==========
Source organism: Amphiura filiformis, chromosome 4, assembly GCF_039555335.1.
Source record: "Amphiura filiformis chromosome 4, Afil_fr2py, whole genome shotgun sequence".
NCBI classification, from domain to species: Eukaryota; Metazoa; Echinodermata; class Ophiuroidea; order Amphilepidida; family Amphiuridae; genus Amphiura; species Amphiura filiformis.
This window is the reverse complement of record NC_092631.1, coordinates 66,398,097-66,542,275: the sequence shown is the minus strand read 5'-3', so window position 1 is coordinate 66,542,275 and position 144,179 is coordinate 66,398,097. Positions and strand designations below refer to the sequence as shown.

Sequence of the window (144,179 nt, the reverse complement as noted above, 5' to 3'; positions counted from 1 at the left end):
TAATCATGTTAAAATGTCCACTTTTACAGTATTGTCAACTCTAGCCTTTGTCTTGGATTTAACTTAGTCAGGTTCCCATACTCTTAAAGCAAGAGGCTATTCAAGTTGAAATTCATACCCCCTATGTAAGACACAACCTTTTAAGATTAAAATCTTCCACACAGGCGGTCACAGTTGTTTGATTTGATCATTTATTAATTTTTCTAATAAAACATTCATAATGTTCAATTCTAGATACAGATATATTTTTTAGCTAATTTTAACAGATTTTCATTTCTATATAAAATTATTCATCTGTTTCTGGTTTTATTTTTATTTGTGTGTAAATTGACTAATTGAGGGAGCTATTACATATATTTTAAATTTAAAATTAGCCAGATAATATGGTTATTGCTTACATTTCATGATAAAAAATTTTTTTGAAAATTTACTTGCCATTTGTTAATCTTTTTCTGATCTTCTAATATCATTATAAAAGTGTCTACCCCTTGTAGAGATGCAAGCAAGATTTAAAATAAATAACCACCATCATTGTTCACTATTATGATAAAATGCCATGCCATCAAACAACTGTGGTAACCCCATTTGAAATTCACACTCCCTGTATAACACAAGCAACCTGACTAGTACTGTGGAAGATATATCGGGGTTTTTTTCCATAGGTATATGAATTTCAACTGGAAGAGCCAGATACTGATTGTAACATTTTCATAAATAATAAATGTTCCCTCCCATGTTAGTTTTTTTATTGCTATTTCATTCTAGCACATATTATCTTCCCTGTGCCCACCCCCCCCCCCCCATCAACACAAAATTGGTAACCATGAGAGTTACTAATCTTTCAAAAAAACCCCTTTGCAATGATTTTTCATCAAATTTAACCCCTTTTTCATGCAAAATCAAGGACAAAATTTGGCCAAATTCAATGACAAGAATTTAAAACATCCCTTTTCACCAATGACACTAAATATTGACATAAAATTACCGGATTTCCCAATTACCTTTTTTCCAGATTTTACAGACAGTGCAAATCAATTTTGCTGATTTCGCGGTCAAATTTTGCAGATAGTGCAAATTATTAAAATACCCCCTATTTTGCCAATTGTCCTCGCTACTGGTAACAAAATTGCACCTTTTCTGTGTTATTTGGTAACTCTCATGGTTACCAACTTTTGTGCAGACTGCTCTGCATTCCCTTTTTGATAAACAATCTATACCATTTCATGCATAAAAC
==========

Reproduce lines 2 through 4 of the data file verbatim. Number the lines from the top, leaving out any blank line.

Source record: "Amphiura filiformis chromosome 4, Afil_fr2py, whole genome shotgun sequence".
NCBI classification, from domain to species: Eukaryota; Metazoa; Echinodermata; class Ophiuroidea; order Amphilepidida; family Amphiuridae; genus Amphiura; species Amphiura filiformis.
This window is the reverse complement of record NC_092631.1, coordinates 66,398,097-66,542,275: the sequence shown is the minus strand read 5'-3', so window position 1 is coordinate 66,542,275 and position 144,179 is coordinate 66,398,097. Positions and strand designations below refer to the sequence as shown.